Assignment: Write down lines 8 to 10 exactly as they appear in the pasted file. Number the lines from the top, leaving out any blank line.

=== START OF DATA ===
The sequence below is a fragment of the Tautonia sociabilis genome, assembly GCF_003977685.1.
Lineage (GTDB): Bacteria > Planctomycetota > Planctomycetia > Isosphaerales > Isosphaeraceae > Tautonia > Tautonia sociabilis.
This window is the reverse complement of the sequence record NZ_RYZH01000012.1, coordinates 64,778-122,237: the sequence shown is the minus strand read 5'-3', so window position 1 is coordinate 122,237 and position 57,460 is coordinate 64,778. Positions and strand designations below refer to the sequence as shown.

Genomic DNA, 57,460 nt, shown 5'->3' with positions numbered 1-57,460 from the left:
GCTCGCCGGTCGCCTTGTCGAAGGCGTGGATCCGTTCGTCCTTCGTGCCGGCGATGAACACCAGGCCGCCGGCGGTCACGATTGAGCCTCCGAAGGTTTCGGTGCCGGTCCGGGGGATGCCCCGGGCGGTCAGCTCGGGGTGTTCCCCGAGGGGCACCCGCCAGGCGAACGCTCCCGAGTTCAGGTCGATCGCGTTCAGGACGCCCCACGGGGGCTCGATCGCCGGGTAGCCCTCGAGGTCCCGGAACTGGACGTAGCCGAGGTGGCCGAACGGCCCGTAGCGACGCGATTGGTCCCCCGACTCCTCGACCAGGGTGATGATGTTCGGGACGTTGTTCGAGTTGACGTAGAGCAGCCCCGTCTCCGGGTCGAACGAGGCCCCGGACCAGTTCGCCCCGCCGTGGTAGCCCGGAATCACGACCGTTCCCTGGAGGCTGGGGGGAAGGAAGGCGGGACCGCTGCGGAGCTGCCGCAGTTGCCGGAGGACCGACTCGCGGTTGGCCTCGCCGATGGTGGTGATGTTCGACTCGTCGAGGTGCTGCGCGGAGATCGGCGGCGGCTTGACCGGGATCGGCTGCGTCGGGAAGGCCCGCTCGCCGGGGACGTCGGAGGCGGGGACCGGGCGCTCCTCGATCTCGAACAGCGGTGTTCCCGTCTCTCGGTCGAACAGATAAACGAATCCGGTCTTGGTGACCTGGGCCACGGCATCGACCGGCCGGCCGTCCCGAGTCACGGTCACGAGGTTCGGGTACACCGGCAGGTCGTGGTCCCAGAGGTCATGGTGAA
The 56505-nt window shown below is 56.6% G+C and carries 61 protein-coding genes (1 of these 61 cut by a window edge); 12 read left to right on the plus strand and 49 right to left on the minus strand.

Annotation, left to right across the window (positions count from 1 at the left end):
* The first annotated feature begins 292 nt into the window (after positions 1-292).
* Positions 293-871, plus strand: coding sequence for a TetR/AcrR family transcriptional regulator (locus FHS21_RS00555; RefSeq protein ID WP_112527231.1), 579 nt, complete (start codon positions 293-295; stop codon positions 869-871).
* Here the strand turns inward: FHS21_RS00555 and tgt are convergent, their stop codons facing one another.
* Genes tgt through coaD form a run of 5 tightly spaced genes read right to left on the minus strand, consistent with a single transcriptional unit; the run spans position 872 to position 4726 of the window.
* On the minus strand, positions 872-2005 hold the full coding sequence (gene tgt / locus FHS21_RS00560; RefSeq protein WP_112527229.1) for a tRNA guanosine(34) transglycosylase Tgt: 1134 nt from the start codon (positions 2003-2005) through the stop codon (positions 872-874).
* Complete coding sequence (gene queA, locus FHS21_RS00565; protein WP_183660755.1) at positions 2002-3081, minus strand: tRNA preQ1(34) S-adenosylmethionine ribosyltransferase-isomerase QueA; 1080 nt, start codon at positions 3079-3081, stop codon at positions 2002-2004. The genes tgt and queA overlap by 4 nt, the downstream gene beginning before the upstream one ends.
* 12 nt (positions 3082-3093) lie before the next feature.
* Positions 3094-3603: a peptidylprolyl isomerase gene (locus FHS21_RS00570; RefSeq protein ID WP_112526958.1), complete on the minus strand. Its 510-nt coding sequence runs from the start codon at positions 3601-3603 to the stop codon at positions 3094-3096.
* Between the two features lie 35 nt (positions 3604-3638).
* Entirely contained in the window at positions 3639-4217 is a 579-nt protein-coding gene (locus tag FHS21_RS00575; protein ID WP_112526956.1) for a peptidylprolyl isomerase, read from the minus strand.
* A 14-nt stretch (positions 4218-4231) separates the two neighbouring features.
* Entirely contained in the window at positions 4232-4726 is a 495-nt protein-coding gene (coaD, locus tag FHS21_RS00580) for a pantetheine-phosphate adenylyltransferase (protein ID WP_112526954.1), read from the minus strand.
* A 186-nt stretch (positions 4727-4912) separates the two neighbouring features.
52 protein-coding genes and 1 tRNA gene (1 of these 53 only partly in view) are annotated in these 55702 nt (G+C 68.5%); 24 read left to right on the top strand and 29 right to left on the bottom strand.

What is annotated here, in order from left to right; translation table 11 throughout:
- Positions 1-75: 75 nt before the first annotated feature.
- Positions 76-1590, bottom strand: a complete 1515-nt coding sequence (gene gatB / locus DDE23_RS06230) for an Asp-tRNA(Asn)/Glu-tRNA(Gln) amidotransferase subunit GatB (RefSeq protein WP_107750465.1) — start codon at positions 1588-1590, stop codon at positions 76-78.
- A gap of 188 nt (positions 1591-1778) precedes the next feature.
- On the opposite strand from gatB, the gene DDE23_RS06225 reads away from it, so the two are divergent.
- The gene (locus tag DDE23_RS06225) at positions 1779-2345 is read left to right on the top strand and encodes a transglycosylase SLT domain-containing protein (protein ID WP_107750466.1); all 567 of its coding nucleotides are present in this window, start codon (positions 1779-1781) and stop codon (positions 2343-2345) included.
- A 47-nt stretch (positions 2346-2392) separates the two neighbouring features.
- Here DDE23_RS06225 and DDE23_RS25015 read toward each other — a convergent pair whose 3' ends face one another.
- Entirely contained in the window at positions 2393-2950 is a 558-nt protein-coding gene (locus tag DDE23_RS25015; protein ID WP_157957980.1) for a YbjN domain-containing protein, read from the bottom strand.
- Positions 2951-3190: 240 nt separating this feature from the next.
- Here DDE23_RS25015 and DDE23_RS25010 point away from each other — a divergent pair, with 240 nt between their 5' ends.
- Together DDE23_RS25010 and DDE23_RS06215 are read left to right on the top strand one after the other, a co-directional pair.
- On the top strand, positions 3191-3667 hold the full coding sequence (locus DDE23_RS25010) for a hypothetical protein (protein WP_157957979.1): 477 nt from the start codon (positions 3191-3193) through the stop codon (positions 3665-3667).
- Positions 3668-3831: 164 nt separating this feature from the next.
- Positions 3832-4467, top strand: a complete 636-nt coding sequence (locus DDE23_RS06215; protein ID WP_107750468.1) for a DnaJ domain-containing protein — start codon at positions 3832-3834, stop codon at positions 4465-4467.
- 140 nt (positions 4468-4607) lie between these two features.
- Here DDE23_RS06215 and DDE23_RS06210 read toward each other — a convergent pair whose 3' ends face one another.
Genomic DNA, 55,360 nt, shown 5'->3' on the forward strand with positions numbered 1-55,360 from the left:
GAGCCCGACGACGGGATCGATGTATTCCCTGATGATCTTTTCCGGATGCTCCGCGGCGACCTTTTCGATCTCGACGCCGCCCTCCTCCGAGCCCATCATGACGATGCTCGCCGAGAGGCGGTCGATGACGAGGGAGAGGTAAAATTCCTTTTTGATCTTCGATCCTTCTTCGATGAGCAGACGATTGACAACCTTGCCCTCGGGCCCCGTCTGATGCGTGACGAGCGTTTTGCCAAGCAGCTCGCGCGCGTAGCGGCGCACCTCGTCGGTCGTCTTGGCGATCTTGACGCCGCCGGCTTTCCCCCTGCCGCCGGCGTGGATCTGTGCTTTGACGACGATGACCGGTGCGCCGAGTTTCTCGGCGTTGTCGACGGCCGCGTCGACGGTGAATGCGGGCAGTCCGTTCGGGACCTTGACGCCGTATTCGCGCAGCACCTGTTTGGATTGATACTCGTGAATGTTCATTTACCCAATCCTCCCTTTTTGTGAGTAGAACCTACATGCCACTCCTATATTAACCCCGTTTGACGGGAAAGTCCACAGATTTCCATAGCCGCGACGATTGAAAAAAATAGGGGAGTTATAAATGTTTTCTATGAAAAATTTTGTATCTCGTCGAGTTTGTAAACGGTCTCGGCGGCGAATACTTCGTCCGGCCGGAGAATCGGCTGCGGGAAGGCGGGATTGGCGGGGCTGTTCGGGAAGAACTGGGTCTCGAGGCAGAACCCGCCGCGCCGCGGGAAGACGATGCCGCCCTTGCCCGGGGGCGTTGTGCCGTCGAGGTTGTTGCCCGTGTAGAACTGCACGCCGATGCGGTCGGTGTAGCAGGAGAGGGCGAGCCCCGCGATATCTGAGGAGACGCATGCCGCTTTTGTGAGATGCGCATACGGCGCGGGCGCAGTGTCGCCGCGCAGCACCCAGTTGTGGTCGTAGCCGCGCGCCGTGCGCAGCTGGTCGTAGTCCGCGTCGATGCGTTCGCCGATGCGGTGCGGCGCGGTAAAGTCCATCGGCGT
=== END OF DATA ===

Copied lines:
* The first annotated feature begins 292 nt into the window (after positions 1-292).
* Positions 293-871, plus strand: coding sequence for a TetR/AcrR family transcriptional regulator (locus FHS21_RS00555; RefSeq protein ID WP_112527231.1), 579 nt, complete (start codon positions 293-295; stop codon positions 869-871).
* Here the strand turns inward: FHS21_RS00555 and tgt are convergent, their stop codons facing one another.